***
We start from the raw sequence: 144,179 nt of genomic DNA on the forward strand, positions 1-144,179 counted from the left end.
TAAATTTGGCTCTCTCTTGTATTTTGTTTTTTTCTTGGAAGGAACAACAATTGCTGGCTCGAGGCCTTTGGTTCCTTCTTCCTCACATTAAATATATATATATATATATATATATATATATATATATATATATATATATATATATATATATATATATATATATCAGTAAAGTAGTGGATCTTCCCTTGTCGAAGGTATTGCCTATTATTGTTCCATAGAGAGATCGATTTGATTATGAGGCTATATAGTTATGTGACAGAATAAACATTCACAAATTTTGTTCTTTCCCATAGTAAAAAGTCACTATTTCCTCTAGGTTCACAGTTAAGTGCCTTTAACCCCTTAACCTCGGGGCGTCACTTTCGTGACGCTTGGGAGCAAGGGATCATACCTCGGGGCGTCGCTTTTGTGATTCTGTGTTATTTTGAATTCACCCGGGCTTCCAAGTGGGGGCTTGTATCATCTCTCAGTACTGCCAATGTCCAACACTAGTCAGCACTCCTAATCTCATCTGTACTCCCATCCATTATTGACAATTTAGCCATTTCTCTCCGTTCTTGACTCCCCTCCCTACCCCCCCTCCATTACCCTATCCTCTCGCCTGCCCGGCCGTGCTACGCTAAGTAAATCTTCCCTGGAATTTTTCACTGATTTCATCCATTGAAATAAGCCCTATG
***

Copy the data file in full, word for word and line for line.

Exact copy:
We start from the raw sequence: 144,179 nt of genomic DNA on the forward strand, positions 1-144,179 counted from the left end.
TAAATTTGGCTCTCTCTTGTATTTTGTTTTTTTCTTGGAAGGAACAACAATTGCTGGCTCGAGGCCTTTGGTTCCTTCTTCCTCACATTAAATATATATATATATATATATATATATATATATATATATATATATATATATATATATATATATATATATATATCAGTAAAGTAGTGGATCTTCCCTTGTCGAAGGTATTGCCTATTATTGTTCCATAGAGAGATCGATTTGATTATGAGGCTATATAGTTATGTGACAGAATAAACATTCACAAATTTTGTTCTTTCCCATAGTAAAAAGTCACTATTTCCTCTAGGTTCACAGTTAAGTGCCTTTAACCCCTTAACCTCGGGGCGTCACTTTCGTGACGCTTGGGAGCAAGGGATCATACCTCGGGGCGTCGCTTTTGTGATTCTGTGTTATTTTGAATTCACCCGGGCTTCCAAGTGGGGGCTTGTATCATCTCTCAGTACTGCCAATGTCCAACACTAGTCAGCACTCCTAATCTCATCTGTACTCCCATCCATTATTGACAATTTAGCCATTTCTCTCCGTTCTTGACTCCCCTCCCTACCCCCCCTCCATTACCCTATCCTCTCGCCTGCCCGGCCGTGCTACGCTAAGTAAATCTTCCCTGGAATTTTTCACTGATTTCATCCATTGAAATAAGCCCTATG